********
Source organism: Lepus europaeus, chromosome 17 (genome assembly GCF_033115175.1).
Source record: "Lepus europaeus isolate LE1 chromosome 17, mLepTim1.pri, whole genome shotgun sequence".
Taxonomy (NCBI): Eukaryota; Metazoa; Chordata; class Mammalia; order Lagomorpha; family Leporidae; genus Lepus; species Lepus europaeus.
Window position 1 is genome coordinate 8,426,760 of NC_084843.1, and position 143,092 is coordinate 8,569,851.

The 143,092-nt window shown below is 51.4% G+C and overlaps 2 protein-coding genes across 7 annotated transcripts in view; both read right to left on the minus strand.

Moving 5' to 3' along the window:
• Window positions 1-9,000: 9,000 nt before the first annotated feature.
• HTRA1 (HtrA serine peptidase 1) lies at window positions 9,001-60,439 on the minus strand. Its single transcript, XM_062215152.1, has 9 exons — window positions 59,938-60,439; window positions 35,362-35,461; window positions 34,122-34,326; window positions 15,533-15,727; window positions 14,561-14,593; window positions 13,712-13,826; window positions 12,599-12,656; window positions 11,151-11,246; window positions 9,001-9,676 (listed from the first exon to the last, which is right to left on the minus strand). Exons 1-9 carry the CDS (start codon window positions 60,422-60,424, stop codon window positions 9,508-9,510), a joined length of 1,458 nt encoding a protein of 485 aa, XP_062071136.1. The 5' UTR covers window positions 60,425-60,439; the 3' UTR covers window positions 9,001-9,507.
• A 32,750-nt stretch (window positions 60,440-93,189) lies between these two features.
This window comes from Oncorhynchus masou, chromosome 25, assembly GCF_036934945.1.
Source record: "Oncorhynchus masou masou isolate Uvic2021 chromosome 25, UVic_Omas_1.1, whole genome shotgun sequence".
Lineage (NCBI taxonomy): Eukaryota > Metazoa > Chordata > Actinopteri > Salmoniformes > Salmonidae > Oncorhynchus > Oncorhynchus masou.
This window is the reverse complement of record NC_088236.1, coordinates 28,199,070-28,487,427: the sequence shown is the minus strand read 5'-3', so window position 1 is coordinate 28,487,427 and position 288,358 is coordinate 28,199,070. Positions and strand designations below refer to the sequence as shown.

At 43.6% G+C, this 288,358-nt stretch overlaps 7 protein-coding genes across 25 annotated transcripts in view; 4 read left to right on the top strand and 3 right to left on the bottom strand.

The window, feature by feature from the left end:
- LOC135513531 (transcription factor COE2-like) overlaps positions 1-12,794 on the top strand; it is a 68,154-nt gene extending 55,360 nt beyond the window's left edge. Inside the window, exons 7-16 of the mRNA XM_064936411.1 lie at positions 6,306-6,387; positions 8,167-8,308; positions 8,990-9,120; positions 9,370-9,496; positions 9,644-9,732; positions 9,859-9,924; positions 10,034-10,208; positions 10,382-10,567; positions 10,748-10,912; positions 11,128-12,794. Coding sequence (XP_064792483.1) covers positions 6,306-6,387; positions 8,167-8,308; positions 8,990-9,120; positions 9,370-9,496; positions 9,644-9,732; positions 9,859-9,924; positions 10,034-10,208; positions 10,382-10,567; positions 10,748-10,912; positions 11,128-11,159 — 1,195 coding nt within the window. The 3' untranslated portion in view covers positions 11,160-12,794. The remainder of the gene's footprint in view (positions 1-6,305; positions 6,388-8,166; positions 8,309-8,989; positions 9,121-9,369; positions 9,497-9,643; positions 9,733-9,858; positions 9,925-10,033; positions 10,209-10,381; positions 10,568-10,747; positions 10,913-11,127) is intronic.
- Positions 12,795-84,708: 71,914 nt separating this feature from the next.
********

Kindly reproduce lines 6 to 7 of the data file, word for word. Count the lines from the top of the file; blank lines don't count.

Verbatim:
Moving 5' to 3' along the window:
• Window positions 1-9,000: 9,000 nt before the first annotated feature.